Association for Computing Machinery
Welcome to the July 14, 2010 edition of ACM TechNews, providing timely information for IT professionals three times a week.

HEADLINES AT A GLANCE


Carnegie Mellon Launches $7 Million Initiative Using Robots to Boost Science, Technology Majors
Carnegie Mellon News (PA) (07/13/10) Spice, Byron

Carnegie Mellon University (CMU) has launched Fostering Innovation through Robotics Exploration (FIRE), a new initiative that will leverage students' interest in robots to increase U.S. enrollment in computer science majors. FIRE is designed to reverse a significant national decline in the number of college students majoring in computer science, science, technology, engineering and mathematics. FIRE will develop tools that enable middle and high school students to expand on their interests in robots. "The idea is that these programs must be rigorous, but fun--what we call 'hard fun,' " says FIRE director Robin Shoop. The Human-Computer Interaction Institute's Alice Project will work with FIRE to create an Alice Animation Competition designed to increase the number of girls engaged in computer science. The Alice team will collaborate with CMU's Robotics Academy to add virtual worlds to ROBOTC, a programming language that works with many of the educational robotic platforms used in robotics competitions. FIRE also will reach out to national organizations such as the Girl and Boy Scouts, 4H, and the Boys and Girls Clubs of America to engage more students in activities that prepare them to be future innovators.


Solving the Crisis of Choice Online
ICT Results (07/12/10)

European researchers are developing technology that could solve the "crisis of choice" that people face when shopping online. "There is so much information available today that people often don't know where to find content that interests them," says Alexander Voss, a researcher at Microsoft's European Innovation Center. Voss and his colleagues are developing advanced methods, models, and algorithms that bring personalized recommendations to Web content, interactive TV channel guides, and e-commerce. "We use several types and sources of information to personalize the system's recommendations," Voss says. The system, called MyMedia, also enables content providers to change their parameters to see how the changes affect users' responses to recommendations. The researchers say the technology will help customers of online retailers find media content and other products that interest them. "We're not just looking at choices in terms of yes or no, but also maybe," Voss notes. "Just because someone didn't watch a certain video doesn't mean they wouldn't want to, they simply might not have had the time or felt like it at that moment."


IT Employment Jumps for First Time Since 2008
InformationWeek (07/13/10) Murphy, Chris

The first significant quarterly growth in information technology (IT) employment has occurred since the wave of layoffs in late 2008. The U.S. Bureau of Labor Statistics' (BLS') quarterly current population survey report shows that IT employment rose an estimated 5 percent during the second quarter. The increase comes as a surprise, considering the overall economy is not creating many jobs, and management and professional jobs overall have been stagnant. IT unemployment is still high at 5.4 percent, with 232,000 IT professionals unemployed. However, more than 4 million IT professionals are now working again, which is the third highest quarterly IT employment figure in the past decade of BLS survey data. Meanwhile, InformationWeek Analytics' recent survey found that companies were beginning to focus on growth-oriented IT projects. Thirty-four percent of 333 U.S. IT leaders were looking to hire for specialized skills, and another 11 percent were looking to hire across many areas.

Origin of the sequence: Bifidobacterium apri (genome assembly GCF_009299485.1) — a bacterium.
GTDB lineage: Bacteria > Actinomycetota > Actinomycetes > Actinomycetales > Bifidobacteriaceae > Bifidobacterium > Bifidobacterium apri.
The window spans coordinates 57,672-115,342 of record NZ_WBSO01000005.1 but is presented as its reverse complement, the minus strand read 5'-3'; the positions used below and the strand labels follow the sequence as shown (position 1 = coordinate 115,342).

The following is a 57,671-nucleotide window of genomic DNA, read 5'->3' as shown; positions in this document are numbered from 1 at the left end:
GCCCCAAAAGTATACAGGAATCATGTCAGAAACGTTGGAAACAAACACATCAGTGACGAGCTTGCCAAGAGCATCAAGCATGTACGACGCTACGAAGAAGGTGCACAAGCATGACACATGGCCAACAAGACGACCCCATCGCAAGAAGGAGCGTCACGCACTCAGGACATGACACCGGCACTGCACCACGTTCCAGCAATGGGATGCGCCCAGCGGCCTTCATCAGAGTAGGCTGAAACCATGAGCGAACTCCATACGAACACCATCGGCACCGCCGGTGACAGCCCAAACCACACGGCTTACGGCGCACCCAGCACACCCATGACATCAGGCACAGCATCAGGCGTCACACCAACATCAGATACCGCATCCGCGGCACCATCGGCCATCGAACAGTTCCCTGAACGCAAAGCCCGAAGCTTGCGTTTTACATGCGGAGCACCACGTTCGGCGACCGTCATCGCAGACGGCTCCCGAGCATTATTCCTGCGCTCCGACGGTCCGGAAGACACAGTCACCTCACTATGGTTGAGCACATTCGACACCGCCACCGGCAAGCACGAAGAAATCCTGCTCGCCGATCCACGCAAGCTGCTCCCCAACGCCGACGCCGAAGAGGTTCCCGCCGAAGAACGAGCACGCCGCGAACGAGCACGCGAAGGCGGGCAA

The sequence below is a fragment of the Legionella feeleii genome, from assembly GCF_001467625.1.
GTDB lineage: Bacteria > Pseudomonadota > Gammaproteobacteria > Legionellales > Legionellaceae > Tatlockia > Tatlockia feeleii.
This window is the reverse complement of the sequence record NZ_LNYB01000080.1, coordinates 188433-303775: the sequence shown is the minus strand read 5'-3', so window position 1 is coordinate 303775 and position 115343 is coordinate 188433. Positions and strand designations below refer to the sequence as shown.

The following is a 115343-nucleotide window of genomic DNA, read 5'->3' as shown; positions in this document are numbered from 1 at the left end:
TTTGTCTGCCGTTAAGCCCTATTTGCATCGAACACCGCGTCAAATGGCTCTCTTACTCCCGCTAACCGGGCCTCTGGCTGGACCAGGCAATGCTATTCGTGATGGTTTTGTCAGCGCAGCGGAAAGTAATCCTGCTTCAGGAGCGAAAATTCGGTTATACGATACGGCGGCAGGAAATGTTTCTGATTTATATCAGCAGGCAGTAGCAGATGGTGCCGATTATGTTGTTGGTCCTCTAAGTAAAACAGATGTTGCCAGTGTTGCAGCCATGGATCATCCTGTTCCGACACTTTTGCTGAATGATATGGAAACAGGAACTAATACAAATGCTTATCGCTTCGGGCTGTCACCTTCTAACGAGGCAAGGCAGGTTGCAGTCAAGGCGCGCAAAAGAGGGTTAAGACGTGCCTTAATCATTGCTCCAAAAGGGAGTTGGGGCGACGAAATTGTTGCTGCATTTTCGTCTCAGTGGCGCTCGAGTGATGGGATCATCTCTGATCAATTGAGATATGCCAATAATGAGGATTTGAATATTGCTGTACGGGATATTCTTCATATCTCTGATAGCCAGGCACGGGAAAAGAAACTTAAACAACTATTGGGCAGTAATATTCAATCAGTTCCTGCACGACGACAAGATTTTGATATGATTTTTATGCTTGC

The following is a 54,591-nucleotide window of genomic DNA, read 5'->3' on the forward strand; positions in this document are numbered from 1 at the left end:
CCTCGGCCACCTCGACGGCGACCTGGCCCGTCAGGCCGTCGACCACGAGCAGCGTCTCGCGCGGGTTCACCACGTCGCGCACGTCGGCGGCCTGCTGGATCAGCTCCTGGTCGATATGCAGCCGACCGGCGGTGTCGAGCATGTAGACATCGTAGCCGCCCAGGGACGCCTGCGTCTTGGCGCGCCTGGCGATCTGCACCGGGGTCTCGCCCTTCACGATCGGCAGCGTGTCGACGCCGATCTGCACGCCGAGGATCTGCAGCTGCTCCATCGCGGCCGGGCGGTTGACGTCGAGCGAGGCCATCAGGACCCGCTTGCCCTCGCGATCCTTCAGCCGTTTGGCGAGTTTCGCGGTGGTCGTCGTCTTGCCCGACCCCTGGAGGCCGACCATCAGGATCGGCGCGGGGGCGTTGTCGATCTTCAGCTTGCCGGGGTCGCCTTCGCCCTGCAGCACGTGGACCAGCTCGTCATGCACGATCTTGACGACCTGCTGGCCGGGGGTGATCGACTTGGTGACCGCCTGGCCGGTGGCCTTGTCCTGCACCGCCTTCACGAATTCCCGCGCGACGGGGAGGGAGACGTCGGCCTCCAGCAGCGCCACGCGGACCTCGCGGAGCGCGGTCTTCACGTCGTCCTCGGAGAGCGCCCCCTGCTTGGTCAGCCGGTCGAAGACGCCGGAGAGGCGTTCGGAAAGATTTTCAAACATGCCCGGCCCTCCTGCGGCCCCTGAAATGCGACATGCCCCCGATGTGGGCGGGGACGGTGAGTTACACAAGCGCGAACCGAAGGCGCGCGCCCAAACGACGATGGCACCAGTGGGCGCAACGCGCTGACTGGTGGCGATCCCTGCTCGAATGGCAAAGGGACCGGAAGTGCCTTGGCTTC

Robots as the Next Big Industry?
Computerworld (07/14/10) Thibodeau, Patrick

Although a lot of artificial intelligence (AI) research has moved away from robotics, creating algorithms for business intelligence, finance, the Web, and other uses, robotics research has begun to make a comeback. Today, robotics researchers have faster computers, more reliable machinery, and dozens of algorithms that are routinely used in robotic tasks, says Massachusetts Institute of Technology professor Leslie Kaelbling. For example, Brown University's Sarah Osentoski has developed a robot equipped with a computer and camera that enables users to watch their cats via the Web. The Brown University Robotics Lab plans to create a crowdsourcing-like environment to test robotics algorithms over the Web. "Robotics is at a point right now where it is still very preliminary," Osentoski says. Meanwhile, Georgia Institute of Technology's Socially Intelligent Machine Lab, led by professor Andrea Thomaz, has demonstrated a robot called Simon, which has a likeable face and eyes that will turn to look at a user. Thomaz says the lab focuses on developing robots that can interact with humans and learn from them.


Taking Computer Games Into the Future
University of Essex (07/12/10)